The open-ended nature of the game means that how you complete missions affects your progress through the game. Completing the "dark" missions will send you down a different level path than say completing the "normal" or "hero" missions, however you can mix-it-up by completing any of the three different mission objectives for the vast majority of levels, however each 'story' you acquire will consist of 6 levels culminating in a boss at the end of the game, you'll typically run into at least 1 boss during the 6-level sprint if not two depending on what stages you play. However, as you may expect, the game doesn't really keep a tight rein on the story to make sure the tone is consistent. Even if you complete all the "hero" missions and are firmly on the "good" path through the game, Shadow still can't make up his mind if he's evil or not, with choice (and hilarious) dialogue such as "This is too easy. It's like taking candy from a baby... Which is fine by me." Ultimately, however, it doesn't matter what story you acquire, so long as you have defeated all 10 of the game's 'final' bosses, you unlock a "Final Story" mode which is quite predictably the game's "Super Sonic" (or "Super Shadow" in this case) boss in which he ends up defeating Black Doom, destroying the Black Comet and saving the world, while other Sonic characters act like giant tits on the Earth continuing slap-stick humour while Shadow broods on that giant-orbital-space-laser-come-space-colony: Ark. The end.

Enough of the horrid story, though. Let's talk gameplay. Basically, the game looks and plays an awful-lot like Sonic Heroes. I say "looks an awful lot like" since every Sonic character model in the game was lifted from Sonic Heroes for use in Shadow the Hedgehog. So while the environments are these dark, dingy places resembling some post-apocalyptic wasteland... The Sonic characters look incredibly out of place. And it's not just their appearance either, the characters you encounter seem so lackadaisical, you have a destroyed metropolitan area around you and all Sonic can think to do is laugh and joke around while you weigh down alien invaders with hot lead. Shooting mechanics aren't much fun and lack any sort of 'lock-on' feature make using projectile weapons a laborious task. Some weapons, mostly ones which include projectiles with a blast radius have a aiming reticule which can be helpful, but often you'll be left with weapons which give you no aiming assistance what-so-ever. It's hard to see why, really, did no-one think a laser-sight on weapons would be advantageous in a 3rd person shooter? They couldn't have really added a cross-hair on the screen like a lot of 3rd person shooters since where the camera points isn't exactly where Shadow will be aiming. But, you know, just some targeting assistance would have been welcomed at the very least. I think. Either way, guns are optional and you can just use your normal jump attack or homing attack to defeat enemies, although weapons are far stronger and hit more frequently plus have the advantage of you using them without the fear of losing rings by getting-in close to an enemy.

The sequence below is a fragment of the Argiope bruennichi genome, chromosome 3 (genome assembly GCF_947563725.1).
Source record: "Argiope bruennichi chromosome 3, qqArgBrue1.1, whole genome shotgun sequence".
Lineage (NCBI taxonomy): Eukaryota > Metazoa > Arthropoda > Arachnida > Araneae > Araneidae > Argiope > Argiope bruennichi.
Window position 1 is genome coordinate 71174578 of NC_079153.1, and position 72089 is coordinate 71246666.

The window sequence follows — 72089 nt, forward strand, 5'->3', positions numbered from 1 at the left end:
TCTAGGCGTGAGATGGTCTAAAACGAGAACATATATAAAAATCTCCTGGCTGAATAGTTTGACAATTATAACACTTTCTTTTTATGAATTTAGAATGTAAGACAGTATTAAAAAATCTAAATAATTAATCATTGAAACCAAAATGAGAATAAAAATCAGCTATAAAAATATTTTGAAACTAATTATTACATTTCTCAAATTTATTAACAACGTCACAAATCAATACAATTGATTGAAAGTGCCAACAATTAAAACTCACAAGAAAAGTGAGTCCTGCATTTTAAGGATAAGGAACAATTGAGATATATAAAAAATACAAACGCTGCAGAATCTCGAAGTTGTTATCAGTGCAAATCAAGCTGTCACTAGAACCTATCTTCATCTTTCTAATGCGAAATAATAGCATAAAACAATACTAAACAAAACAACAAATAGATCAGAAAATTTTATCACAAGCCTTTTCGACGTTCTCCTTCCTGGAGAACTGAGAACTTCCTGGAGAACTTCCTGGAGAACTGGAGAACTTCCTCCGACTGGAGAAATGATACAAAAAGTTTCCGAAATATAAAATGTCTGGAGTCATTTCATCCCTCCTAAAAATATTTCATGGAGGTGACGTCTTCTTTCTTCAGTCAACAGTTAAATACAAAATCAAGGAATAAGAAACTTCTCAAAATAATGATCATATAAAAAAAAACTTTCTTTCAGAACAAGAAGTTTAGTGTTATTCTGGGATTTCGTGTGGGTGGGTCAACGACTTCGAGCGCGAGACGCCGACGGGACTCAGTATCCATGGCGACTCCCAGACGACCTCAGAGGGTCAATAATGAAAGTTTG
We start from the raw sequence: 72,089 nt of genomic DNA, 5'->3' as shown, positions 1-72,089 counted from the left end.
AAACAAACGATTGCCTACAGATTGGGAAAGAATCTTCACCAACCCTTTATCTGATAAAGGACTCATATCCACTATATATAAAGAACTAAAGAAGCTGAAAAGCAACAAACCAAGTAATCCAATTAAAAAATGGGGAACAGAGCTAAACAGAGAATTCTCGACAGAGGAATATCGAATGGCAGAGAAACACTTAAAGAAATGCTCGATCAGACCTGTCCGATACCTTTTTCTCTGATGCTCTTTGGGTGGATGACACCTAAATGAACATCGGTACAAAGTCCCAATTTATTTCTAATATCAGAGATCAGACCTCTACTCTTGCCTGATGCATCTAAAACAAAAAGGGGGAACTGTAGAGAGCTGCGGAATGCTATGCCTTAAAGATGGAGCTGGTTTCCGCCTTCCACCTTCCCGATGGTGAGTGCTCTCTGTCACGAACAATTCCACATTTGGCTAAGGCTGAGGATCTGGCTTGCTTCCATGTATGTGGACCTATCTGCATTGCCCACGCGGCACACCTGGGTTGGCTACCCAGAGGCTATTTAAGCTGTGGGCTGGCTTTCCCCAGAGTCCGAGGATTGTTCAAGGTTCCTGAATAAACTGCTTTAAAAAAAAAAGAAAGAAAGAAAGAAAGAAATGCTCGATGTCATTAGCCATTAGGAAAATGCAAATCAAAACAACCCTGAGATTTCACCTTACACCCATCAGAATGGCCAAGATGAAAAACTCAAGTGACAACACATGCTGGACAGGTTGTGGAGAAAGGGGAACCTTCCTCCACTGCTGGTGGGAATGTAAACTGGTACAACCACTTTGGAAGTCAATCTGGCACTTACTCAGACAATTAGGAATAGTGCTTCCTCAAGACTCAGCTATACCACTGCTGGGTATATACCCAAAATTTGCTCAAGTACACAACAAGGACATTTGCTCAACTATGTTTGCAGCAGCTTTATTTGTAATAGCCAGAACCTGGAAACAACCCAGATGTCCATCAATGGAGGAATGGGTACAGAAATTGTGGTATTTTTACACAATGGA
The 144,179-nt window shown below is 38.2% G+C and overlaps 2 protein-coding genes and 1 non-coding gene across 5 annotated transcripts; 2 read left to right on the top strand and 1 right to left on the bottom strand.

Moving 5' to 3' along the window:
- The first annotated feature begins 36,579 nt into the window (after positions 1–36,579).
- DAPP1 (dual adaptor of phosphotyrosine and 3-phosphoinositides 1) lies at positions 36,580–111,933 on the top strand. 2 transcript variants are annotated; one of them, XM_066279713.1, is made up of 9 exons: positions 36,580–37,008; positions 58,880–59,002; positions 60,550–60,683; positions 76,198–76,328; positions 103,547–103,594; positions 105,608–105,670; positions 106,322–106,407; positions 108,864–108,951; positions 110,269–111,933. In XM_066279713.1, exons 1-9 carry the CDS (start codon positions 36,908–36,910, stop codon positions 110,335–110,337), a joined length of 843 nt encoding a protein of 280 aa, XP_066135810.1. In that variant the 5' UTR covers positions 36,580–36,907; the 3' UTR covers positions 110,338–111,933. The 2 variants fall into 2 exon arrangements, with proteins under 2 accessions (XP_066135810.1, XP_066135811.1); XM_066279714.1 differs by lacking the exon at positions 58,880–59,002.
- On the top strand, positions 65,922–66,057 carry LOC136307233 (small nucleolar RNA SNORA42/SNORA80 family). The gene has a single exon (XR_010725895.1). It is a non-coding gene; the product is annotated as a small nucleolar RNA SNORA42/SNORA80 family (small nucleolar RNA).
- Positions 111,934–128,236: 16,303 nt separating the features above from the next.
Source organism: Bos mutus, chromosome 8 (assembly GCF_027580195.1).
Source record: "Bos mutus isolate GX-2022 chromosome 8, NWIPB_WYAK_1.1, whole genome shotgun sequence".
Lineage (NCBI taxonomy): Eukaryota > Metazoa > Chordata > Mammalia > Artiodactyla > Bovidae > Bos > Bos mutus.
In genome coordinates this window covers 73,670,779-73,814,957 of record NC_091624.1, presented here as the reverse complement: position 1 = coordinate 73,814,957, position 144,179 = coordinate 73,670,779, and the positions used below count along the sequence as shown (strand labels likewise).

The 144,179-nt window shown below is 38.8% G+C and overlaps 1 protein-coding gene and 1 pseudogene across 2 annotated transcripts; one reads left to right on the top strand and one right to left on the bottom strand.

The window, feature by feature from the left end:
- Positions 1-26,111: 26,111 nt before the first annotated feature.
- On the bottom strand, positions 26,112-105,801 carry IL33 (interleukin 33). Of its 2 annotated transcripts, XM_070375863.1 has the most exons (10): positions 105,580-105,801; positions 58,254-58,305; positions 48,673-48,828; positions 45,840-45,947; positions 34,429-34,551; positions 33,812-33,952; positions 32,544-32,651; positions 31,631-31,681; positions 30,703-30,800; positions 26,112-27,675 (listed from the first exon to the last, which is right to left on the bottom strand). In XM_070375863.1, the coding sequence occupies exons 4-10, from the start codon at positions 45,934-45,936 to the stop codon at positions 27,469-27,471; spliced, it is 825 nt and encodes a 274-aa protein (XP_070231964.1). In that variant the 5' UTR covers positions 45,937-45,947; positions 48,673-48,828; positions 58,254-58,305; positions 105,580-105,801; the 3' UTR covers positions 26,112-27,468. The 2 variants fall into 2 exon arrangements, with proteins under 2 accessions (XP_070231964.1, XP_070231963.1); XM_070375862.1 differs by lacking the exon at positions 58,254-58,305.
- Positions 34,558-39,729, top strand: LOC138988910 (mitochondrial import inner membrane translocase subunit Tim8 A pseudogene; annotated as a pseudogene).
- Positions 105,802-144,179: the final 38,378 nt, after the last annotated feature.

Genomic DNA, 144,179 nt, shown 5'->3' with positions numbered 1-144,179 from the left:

Homing jump, doesn't matter what mission you're doing. It will always lock on to the wrong target.
Shadow has some moves that carry over from Sonic Heroes, he can jump and hit enemies that way, use the "homing jump" to hit enemies and can grab onto walls and jump from them and if there is an adjacent wall can grab onto that wall as well, although with the improvement now that Shadow can run along the wall for a short distance before jumping off. Shadow now has some close-quarters combat moves as well, I like to call his style of martial arts; Flailing-arms-jitsu because he basically throws any appendage around in a crazed fashion hoping that if anything comes into contact with his swinging arm or leg that it would fall down and plead for mercy. There's also a sliding move, however is used on the rare occasion to get under contrived scenery like a small gap at the bottom of a wall which conveniently leads into a hallway which is otherwise inaccessible. Certain stages have vehicles which you can enter, these vehicles range from Jeeps to motorcycles to even flying crafts, however said flying crafts move on-rails and have very little in the way of control. Some vehicles do have an advantage use, for instance a set of mechanical legs you find in some stages can make you jump really high, although unlike many vehicles in the game the use of these mech-legs aren't optional and are required to progress in the game. Motorcycles in the game also have a missile-like attack which comes in useful and as you may expect, running into enemies with any vehicle will deal damage to them, where as normally running into enemies will cause you damage. There are some drawbacks to being in vehicles though, although they will take damage for you, they're slow. You can easily run faster than any vehicle in the game. Their controls are also somewhat suspect, as you press A to drive. Pull the control stick back when you're at a complete stop and you'll reverse. However, to drive again, you need to come to a complete stop. This inevitably leads to you reversing and then you slowly back down a steep hill which you can't come to a complete stop on. No amount of mashing on the A button will make you go forwards unless you come to a dead stop and push forwards on the control stick. At which point you give up, abandon the vehicle and carry on as normal.

Black Evil Squid Thing. See? I can write this sort of script too.